|Lemons in my life today...|
I read a blog by Allison Vesterfelt this morning that talks about how we can give God credit for all the good things in our lives, but then turn around and blame God for everything bad that happens. There are some variations on this: I tend to thank God for all the good things but don't blame him for bad stuff (it's God! You can't blame God!). Others rarely recognize God's presence in their lives, yet find it easy to point the finger at God when they witness horrible events (God's the one who could have done something and didn't!). It seems to me that these responses are all symptoms of an unhealthy and unbalanced relationship. Basically, these attitudes reveal that our interactions with the Divine One are mostly passive (perhaps even passive-aggressive) and decidedly fatalistic. Passive because we don't bring ourselves fully to this relationship and this life. Our interactions are ones where we try to hear what God is saying so we can obey and submit to "the plan." They are also fatalistic because we assume no responsibility for how things turn out. God will do what he wants and there's nothing we can do about it. But in all my readings about how God interacts with people throughout history (the Bible), this is not the type of relationship that I see modeled.
From the very beginning (Genesis), the stories we read about God emphasize both his greatness and his generosity, his transcendence and immanence. A show of his supreme, magnificent power is immediately followed by a story about his inclusion of humanity in creative work, in intimate friendship, and in discerning how to make wise decisions. God exerts his freedom to act and create and in doing so, gives us freedom to act and create. God does not want us to be obedient slaves; the many stories of the Israelites in captivity underline the theme of God repeatedly calling his people into freedom. At times the stories of exactly how much freedom God gives his people make us uncomfortable, for there are some incredibly bad decisions made which have dire implications for generations to follow. In these stories we find passionate, rough, impulsive, overbearing, rash, angry, self-important, and aggressive people, but we do not find a lot of passivity. The few characters that are reluctant to exert themselves are portrayed as unwise (Jesus tells the parable of the talents to illustrate this same point). We also find people who question God, who ask God to change his mind, who defy God's directives, who bargain with God, and who express their disappointment at God's apparent lack of concern. In general, we do not find fatalism or resignation. We find engagement. And this is what God, from the very beginning of the story, invites us to.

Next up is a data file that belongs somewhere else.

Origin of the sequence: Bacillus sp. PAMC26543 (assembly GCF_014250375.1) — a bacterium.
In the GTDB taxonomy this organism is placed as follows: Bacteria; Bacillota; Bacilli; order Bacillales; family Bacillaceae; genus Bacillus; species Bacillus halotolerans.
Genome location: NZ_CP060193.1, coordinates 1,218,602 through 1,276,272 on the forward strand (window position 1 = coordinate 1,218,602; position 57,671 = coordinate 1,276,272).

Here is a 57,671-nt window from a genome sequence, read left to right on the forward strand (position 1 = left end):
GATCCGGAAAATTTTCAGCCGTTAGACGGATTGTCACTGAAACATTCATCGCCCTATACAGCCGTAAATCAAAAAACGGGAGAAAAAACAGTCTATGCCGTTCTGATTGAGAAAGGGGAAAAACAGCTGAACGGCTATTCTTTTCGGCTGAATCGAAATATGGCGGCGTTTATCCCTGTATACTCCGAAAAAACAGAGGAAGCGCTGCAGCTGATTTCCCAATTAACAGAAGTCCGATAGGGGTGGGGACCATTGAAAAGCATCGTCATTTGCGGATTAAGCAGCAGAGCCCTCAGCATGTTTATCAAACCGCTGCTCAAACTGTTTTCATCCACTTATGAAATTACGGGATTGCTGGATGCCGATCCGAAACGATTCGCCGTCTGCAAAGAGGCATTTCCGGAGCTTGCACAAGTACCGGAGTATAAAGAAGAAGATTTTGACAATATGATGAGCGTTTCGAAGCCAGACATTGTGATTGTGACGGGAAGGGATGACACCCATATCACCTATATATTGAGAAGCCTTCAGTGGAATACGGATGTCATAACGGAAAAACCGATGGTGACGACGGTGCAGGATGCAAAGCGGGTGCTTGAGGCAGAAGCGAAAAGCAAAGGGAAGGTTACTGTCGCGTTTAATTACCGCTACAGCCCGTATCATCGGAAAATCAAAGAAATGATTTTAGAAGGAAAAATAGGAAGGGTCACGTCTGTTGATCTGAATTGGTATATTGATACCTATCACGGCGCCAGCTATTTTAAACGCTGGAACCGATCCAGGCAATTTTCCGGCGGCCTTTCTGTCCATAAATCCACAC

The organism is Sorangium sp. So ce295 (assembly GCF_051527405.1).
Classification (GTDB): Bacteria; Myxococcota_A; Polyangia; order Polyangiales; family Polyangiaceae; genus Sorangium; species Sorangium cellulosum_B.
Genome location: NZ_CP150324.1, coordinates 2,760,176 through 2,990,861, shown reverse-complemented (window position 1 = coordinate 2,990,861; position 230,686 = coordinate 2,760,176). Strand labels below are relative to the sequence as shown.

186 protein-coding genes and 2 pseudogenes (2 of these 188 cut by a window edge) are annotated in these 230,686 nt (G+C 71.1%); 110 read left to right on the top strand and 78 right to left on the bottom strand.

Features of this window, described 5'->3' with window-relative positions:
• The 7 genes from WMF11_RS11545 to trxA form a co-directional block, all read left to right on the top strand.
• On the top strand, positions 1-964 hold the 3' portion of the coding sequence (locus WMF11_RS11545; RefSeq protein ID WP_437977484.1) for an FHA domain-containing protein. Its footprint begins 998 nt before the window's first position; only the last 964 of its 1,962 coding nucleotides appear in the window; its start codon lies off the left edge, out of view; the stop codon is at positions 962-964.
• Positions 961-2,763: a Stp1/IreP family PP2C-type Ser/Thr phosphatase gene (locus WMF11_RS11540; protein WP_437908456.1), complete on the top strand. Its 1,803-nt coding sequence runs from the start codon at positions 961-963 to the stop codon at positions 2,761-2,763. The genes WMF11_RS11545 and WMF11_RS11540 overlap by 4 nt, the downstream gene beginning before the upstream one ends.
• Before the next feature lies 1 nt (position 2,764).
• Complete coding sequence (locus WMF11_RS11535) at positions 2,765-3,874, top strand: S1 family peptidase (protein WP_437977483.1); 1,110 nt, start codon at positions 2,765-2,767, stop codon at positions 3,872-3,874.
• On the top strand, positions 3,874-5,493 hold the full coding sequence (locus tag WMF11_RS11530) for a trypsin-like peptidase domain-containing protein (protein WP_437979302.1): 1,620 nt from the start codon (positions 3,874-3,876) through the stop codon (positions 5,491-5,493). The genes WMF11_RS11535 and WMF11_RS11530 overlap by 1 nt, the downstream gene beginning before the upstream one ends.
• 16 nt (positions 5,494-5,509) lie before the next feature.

Much to my chagrin, I find that contemporary faith in God often lacks this vibrant, dynamic element. Our acknowledgement of God's goodness is too often superficial, referring to our comfort rather than a generous and risky offer to participate in living out the kingdom of God in this world. Our shifting of blame to God for every bad thing, big and little, reveals that we don't want to take responsibility for our mistakes, for our unwise decisions which affect others and leave their scars on this world, and that we are averse to correction. It also tells us that we don't trust God enough to work together with him in bringing justice and peace to this earth. God is powerful enough to fix everything, but he doesn't. He invites us to be part of the process. He asks us to be co-workers and friends, to be people who take the gift of freedom seriously and delight in the unique position in which we find ourselves. Once I get a glimpse of the incredible nature of this animated, grace-infused relationship which God offers to me, a trite "Thank God" for a nice turn of events or a reactionary "It's God's fault!" for a natural disaster seem rather inappropriate. God is not a convenient benefactor nor an impotent scapegoat. These roles keep him at a distance. No, this Creator God invites me to create with him, to make something out of this life by engaging fully with the Holy Spirit and the world around me.
"God is good" means that I am invited to be an agent of that goodness in my work, my community, and all my interactions with others. Instead of blaming God for some undesirable turn of events, perhaps we should view any mess or disaster as an opportunity to participate in bringing the kingdom of God on earth through just acts, peaceful intentions, loving-kindness, faithfulness, hospitality, practical aid, and a dedication to rebuilding those things which are broken. If we find our interactions with God consist mostly of asking for gifts or placing blame, perhaps it is time to pursue a more vibrant relationship which reflects the generosity of a God who calls us to responsible freedom.